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A Glimpse of the Arbitration and Conciliation Act, 1996

A Glimpse of the Arbitration and Conciliation Act, 1996

The Arbitration and Conciliation Act, 1996 is the key legislation governing arbitration in India. The act provides for the procedure of Arbitration proceedings in India. The law of arbitration states that for adopting arbitration as a mechanism of settlement of disputes, an agreement to should be signed by both the parties. The parties can either opt for a separate arbitration agreement to be signed between them or include an arbitration clause in the contract between them. The arbitration clause should specifically mention that if a dispute arises, then it would be resolved through arbitration only and it should specify the number of arbitrators to be appointed and their manner of appointment. An arbitrator is an unbiased independent third party who resolves the dispute between the parties in an impartial manner. The parties are free to choose the number of arbitrators, as long as it is not a even number.

Following are the steps involved in an arbitration proceeding:

1.) Arbitration clause: An agreement or the clause specifically stating that the parties will be adopting arbitration as the mode of dispute resolution.

2.) Arbitration notice: In case a dispute has arisen, then a party will send a notice to the defaulting party for invoking the steps of arbitration process.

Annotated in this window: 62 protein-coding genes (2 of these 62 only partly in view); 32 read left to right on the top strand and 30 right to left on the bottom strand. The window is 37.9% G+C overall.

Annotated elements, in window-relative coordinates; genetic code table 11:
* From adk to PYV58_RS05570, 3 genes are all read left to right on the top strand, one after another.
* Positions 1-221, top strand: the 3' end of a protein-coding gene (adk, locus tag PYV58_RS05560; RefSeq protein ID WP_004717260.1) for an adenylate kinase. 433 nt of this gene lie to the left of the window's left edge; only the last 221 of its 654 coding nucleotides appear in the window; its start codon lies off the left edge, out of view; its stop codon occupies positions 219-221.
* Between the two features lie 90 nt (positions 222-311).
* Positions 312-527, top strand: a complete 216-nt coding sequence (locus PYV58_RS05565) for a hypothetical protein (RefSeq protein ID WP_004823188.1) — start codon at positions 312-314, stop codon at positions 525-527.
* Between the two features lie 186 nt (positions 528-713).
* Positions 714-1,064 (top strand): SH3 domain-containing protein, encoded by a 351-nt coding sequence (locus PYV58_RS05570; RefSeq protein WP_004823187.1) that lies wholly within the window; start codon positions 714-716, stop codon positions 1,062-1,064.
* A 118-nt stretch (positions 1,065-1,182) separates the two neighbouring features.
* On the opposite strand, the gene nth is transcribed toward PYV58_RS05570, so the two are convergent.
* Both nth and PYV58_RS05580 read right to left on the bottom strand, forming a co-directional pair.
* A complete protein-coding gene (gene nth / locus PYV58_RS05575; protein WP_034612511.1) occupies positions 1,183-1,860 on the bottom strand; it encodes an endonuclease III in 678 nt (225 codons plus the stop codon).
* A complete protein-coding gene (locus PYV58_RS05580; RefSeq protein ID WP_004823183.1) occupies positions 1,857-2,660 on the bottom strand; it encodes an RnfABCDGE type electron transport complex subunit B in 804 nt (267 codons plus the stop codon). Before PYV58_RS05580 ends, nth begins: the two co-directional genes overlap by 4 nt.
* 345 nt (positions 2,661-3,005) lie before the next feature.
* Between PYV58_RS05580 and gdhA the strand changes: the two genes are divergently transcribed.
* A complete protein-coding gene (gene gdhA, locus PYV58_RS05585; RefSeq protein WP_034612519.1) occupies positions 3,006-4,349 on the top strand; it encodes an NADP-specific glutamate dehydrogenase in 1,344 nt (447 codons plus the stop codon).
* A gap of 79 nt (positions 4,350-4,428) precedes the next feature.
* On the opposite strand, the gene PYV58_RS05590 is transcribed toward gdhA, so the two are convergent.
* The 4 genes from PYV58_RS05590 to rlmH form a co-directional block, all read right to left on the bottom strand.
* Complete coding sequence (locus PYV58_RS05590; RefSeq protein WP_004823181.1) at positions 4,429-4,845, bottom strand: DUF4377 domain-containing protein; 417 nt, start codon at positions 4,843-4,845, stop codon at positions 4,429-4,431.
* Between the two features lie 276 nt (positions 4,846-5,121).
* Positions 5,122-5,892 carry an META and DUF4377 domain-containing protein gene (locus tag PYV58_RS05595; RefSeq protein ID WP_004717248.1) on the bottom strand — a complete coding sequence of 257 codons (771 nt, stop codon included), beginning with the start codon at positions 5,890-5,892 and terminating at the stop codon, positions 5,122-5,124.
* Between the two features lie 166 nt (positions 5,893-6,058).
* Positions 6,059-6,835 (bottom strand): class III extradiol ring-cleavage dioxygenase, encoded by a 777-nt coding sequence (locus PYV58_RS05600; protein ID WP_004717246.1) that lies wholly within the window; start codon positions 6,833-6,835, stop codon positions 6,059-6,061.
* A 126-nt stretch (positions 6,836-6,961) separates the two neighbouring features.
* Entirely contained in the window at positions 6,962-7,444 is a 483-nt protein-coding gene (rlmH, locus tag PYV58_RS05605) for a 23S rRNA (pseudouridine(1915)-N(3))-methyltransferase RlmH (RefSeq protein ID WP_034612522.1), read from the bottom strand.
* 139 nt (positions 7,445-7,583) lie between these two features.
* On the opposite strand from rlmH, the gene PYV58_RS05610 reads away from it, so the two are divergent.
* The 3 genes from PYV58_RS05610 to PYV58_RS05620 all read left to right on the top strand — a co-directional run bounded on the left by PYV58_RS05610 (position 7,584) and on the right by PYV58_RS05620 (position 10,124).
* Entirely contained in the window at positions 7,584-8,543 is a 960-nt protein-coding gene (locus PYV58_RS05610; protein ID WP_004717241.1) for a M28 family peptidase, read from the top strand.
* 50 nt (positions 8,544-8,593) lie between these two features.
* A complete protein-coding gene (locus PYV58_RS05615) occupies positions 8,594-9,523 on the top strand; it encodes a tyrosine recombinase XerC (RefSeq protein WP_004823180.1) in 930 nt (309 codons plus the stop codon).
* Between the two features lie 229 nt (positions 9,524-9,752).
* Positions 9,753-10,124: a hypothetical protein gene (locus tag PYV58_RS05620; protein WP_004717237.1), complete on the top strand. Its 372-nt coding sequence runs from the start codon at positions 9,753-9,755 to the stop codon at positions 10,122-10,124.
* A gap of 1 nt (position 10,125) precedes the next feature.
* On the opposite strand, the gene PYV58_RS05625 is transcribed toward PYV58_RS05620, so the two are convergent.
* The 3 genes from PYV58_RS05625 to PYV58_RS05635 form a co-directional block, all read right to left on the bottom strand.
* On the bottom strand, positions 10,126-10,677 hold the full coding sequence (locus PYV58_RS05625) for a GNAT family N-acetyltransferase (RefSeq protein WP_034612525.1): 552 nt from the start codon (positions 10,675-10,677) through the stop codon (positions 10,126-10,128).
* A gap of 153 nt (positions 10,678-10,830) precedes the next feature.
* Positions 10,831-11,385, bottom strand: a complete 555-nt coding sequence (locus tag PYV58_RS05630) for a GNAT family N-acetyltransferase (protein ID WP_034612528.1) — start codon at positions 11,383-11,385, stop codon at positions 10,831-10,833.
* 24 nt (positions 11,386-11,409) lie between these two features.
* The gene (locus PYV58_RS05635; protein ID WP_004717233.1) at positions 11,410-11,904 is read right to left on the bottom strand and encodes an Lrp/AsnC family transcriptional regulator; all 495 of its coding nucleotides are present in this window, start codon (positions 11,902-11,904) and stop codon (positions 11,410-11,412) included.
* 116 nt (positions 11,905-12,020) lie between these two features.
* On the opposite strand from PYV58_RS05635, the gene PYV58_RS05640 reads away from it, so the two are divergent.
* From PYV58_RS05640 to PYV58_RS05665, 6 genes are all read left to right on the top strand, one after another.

3.) Appointment of Arbitrator: Now, both the parties will appoint the arbitrator/s as specified in their arbitration agreement or clause.  

4.) Statement of Claim: After the arbitrators have been appointed by both the parties, a statement of claim is drafted by both the parties. A statement of claim entails the dispute between the parties, events which caused the dispute and the compensation claimed by the aggrieved party. The other party can file a counter-claim as a reply to the Statement of Claim.

5.) Hearing of Parties: An arbitral tribunal will hear both the parties and will examine the presented evidence.

6.) Arbitral Award:  The decision of the Arbitral tribunal is referred to as ‘Award’ and is binding on both the parties. Moreover, an appeal can be filed in the High Court against the arbitral award pronounced by the arbitral tribunal.

7.) Execution of Award: Once the arbitral award has been passed, it has to be executed. At this stage, an arbitration lawyer should be consulted by the party in whose favour the arbitral award has been passed, to file for execution or enforcement of award.

The provisions of the Code of Civil Procedure (CPC) do not apply to the arbitration proceedings in India. There is also no obligation upon the arbitrator to follow the procedure prescribed in the Code.

In India, an arbitrator is empowered to:

  • Make Awards
  • Take assistance
  • Rule on its jurisdiction
  • Pass interim relief
  • Determine procedures
  • Decide on the official language of the proceedings
  • Appoint an expert
  • Seek the court’s assistance for evidence
  • Terminate proceedings
  • Impose interest and proceedings



  • Introduction
  • Steps of Arbitration
  • Powers of an Arbitrator

BY : Astha Dhawan

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